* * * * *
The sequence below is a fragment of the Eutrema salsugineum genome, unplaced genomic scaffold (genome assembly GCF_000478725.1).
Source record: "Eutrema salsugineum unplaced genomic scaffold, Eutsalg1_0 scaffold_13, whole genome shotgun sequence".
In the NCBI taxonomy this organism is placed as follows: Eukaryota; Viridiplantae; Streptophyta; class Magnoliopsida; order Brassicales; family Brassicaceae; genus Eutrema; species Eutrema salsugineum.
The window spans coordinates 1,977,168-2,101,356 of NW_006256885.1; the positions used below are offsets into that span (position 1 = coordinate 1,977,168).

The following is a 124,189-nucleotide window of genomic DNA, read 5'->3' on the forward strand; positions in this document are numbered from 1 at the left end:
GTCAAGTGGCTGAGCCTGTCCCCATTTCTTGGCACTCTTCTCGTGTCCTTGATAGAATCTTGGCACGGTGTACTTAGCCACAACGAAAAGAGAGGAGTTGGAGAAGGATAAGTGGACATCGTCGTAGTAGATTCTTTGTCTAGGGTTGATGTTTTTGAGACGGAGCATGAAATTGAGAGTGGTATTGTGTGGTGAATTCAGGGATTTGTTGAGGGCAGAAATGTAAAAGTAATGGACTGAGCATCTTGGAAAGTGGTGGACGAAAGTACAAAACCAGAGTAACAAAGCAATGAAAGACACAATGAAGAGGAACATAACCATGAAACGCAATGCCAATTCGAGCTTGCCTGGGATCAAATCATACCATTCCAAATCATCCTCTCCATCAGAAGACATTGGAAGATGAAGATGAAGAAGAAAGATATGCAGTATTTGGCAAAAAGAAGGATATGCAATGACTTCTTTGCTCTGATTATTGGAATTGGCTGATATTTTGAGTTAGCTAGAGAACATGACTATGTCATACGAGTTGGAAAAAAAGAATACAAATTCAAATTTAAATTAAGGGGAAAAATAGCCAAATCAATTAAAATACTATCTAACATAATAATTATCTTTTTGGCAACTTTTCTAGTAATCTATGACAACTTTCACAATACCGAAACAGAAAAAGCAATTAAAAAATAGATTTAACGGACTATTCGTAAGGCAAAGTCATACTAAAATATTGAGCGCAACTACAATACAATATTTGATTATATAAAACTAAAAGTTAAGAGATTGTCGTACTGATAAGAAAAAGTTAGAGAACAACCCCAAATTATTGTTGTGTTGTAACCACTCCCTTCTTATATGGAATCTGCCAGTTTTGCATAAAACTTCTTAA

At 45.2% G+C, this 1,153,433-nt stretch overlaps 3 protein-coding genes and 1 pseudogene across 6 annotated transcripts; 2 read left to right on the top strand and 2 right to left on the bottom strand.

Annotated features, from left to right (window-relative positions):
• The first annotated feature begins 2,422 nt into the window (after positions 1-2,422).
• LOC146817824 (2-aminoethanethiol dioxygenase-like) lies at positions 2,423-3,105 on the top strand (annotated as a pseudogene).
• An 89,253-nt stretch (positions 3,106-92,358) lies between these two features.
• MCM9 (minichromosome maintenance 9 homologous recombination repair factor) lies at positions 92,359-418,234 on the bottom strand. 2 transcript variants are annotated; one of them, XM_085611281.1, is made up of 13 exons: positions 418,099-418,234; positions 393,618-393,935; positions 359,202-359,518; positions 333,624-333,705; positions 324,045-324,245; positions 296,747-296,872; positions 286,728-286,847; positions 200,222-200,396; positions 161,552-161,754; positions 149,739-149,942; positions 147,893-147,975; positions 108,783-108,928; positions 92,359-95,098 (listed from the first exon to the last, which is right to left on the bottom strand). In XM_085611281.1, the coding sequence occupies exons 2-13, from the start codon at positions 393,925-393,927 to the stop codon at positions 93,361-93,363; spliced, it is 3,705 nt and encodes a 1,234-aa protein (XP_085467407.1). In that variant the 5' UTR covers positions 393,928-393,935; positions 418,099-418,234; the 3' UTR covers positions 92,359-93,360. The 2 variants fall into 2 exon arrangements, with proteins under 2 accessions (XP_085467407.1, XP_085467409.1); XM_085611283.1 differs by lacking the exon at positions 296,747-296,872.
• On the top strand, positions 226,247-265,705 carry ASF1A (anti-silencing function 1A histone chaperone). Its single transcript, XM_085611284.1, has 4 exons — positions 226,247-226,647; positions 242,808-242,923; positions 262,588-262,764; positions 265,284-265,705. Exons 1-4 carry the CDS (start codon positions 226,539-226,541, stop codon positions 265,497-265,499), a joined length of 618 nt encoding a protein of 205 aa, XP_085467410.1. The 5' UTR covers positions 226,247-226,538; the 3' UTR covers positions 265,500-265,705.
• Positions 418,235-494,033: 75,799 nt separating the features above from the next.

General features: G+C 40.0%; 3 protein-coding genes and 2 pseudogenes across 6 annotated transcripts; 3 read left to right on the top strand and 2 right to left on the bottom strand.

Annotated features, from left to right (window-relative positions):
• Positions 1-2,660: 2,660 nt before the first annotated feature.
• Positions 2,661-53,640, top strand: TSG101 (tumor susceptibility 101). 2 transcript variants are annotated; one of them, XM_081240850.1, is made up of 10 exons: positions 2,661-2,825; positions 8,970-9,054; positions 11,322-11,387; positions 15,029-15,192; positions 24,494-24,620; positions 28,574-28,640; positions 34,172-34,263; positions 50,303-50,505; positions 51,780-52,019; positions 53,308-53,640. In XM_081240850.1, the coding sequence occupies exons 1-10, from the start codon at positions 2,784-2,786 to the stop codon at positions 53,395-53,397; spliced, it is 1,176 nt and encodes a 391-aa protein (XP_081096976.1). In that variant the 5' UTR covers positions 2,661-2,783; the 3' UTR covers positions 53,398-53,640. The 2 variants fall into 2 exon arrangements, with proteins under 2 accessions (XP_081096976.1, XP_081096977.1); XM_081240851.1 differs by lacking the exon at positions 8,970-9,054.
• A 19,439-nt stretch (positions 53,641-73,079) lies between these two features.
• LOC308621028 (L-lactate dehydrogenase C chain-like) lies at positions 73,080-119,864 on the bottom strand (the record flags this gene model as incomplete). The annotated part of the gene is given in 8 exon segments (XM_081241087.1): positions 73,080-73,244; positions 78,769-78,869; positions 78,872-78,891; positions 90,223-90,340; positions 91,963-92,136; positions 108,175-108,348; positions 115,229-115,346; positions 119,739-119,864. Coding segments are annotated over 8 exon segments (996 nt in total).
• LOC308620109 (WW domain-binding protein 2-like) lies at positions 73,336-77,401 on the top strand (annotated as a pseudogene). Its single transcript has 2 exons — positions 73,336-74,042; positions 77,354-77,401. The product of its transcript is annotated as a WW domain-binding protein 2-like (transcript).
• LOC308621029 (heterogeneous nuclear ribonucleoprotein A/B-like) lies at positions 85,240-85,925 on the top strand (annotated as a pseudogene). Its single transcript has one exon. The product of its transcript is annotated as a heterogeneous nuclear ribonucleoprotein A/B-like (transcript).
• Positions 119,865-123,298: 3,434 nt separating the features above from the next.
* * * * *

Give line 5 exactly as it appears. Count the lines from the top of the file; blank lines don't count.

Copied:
The following is a 124,189-nucleotide window of genomic DNA, read 5'->3' on the forward strand; positions in this document are numbered from 1 at the left end: